|2.||Congressional Globe, 37th Cong., 3d sess., 1862-63, 237.|
|3.||The legal tender act of February 1862 authorized the issue of the 5-20 bonds. Statutes at Large, 12:345-46.|
|4.||On December 15, 1862, the House of Representatives had asked Chase to explain delays in paying requisitions of army paymasters. In a letter to Grow three days later, Chase explained that daily demands from the army and navy exceeded the Treasury's resources for payment, and that requisitions from the military were paid in order of priorities determined by the secretaries of war and the navy. For references in Chase's annual report to problems with negotiating 5-20 bonds, see his letter to Fessenden of January 7 (above). Congressional Globe, 37th Cong., 3d sess., 1862-63, 93; Chase to Grow, Dec. 18, 1862 ( Chase Papers, Hist. Soc. of Pa.).|
|5.||Chase described provisions of the February 1862 legal tender act.|
|6.||By "Supplementary act" Chase meant the second legal tender act, July 11, 1862. Chase's draft bill omitted the clauses referred to, but they were inserted by Congress before passage of the act. See Chase's comments to Valentine B. Horton at January 20 (below).|
|7.||The clerk, in making the letterbook copy, omitted three digits: the total should be $243,763,771.99.|
|8.||Chase had suggested a bill to the Senate to deal with the immediate problem of Paying the military. Chase to Fessenden, Jan. 7. 1864 (above)|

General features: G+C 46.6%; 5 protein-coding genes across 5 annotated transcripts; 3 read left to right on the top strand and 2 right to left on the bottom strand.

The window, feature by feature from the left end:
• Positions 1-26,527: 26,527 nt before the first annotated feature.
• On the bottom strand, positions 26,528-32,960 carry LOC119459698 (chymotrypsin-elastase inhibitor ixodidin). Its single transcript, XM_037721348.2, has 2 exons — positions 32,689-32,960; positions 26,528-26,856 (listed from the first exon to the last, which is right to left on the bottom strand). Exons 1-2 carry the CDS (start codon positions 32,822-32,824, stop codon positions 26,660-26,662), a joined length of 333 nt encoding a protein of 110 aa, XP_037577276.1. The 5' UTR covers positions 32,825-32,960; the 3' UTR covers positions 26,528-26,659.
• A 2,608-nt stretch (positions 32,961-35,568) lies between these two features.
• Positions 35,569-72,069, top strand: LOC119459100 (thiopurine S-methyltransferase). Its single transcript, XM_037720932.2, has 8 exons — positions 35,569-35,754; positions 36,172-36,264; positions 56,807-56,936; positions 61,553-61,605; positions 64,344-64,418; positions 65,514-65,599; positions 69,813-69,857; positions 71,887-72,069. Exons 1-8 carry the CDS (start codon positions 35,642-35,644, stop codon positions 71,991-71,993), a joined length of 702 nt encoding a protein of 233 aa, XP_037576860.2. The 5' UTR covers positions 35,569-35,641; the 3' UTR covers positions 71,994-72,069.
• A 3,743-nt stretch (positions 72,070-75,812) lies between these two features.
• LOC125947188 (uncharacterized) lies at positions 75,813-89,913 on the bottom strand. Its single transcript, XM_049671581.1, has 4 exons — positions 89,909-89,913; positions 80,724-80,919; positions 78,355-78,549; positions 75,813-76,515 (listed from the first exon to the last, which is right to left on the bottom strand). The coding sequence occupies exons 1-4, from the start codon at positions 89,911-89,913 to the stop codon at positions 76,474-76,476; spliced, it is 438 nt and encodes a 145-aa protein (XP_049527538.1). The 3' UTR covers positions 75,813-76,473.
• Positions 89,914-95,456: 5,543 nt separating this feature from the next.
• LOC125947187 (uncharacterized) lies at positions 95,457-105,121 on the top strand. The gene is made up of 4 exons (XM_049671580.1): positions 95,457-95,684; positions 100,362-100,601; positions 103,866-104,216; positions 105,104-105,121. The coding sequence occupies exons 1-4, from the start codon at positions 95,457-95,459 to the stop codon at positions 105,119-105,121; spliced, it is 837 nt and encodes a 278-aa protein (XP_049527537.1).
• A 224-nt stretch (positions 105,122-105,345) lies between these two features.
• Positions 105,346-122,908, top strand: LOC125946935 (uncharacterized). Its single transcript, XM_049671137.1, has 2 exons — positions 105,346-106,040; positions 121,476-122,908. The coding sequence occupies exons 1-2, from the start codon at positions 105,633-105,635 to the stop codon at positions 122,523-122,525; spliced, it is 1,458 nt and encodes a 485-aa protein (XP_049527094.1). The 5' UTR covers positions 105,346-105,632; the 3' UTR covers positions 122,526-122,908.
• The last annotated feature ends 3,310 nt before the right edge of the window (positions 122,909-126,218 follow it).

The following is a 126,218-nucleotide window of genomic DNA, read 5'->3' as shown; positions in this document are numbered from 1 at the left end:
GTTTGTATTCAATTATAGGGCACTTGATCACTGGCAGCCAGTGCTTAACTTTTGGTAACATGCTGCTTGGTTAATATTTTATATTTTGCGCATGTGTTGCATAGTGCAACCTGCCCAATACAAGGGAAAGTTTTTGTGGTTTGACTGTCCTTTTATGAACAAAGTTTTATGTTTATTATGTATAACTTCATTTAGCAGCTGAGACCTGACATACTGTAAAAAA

|9.||In his annual report in December, Chase had urged Congress to repeal the conversion clauses of the legal tender acts as well as the prohibition on negotiations for 5-20 bonds at other than market value. He also recommended an increase in the amount of bond issues and a national banking system to aid public credit and a sound currency. A major ways and means act that passed in March 1863 repealed the prohibition on negotiating bonds at anything but market value. The law also prohibited exchanges of greenback notes for 5-20 bonds after July 1, 1863. Report of the Secretary . . . for the Year ending June 30, 1862, 24-26; Statutes at Large, 12:711.|
Autograph letter. Chase Papers, Ohio Historical Society (micro 24:0617).
New York, Jany 11, 1863.
My dear Sir,
I had not an opportunity of reading the bill of the Com. of Ways & Means before I left Washington.1 Having read it I am sorry to say that I do not believe that the Finances can be successfully administered under its provisions. It is my most anxious desire to agree with the Committee; though I must confess that I think my views, very considerately I will say and altogether disinterestedly matured, have been treated by it quite too unceremoniously. Of course I claim no authority for my views, and it is my duty after presenting them fairly, to endeavor to carry out the measures actually adopted, or make room for somebody better qualified by faith in them.
The Committee's bill may pass the House. If so, it will, doubtless, receive careful scrutiny in the Senate, &, I hope, material amendment.
Meantime it is highly important that immediate provision be made for the accumulating arrears; and I know no better way of doing this than to pass immediately through both Houses the bill which I sent to you some days ago.2 If any thing will answer the purpose that will. Some